Monday, July 16, 2007

the dream job

Received the rejection call today. Uh huh. "You did very well, it was a hard decision, but the other candidate had more relevant experience. We really liked you and want to keep you details on file." I should be happy that I got to the final 2, beating out others who probably had more film experience than me, for a job at the most desirable company to work for in the independent film industry.

Getting this far through what was a very competitive job application process has given me a confidence boost. I can probably get a job at any boring company and get paid heaps more, but I don't want to. I'm not going to rely on looking for jobs online anymore either - it's all about making the right contacts in the right companies. I will not give up on getting my dream job, but in the meantime, I still want to leave my current job for anything else because I've had enough of babysitting incompetent people who would fail a grade 1 spelling test. Urgh, enough of complaining about my current job. The only positive thing to come out of my job is a really funny script I'm writing about the oddballs/losers/stupid people there. Time to start networking and building more relevant experience.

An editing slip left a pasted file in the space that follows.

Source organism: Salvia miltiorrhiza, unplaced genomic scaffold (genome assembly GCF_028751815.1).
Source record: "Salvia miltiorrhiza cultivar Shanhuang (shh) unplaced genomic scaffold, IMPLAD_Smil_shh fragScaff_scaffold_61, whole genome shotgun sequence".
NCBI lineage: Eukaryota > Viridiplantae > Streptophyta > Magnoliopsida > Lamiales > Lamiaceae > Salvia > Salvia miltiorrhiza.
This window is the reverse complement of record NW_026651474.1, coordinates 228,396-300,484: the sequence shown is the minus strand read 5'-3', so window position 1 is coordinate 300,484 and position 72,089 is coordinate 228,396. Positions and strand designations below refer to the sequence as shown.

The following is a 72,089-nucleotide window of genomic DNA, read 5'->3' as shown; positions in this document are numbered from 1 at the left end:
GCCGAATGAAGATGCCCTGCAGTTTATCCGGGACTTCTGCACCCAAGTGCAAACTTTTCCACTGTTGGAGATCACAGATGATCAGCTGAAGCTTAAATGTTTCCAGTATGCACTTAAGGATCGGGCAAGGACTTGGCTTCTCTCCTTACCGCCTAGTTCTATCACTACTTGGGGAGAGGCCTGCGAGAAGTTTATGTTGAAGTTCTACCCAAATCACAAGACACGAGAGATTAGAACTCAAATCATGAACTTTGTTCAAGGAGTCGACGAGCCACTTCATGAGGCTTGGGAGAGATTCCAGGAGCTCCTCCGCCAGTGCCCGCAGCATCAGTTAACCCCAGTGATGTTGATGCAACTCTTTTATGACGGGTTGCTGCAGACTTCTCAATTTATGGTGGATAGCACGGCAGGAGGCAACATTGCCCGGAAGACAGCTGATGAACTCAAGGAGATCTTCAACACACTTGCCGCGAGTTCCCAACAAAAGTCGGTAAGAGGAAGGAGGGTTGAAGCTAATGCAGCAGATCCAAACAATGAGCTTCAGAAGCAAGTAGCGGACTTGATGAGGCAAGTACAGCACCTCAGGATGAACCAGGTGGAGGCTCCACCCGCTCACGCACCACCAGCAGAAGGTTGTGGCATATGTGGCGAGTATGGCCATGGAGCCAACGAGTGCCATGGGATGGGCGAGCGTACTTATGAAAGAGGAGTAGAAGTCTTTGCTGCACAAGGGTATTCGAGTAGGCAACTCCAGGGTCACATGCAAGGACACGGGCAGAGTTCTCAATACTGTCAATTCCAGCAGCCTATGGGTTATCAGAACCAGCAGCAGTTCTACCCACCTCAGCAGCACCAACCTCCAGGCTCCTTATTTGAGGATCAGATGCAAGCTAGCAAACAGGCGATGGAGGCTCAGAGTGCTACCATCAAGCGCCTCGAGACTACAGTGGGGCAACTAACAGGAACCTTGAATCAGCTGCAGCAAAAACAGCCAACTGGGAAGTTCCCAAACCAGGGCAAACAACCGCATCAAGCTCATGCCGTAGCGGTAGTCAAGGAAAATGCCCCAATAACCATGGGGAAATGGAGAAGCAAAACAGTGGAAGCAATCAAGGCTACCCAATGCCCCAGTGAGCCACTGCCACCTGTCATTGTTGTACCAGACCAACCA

Friday, July 13, 2007

I'm going to explode

My heart has been beating at a frantic pace for more than 12 hours. It's 7am and I haven't been to sleep all night. I need to leave for work in an hour. Now Googling "how to calm down".

Never been more nervous...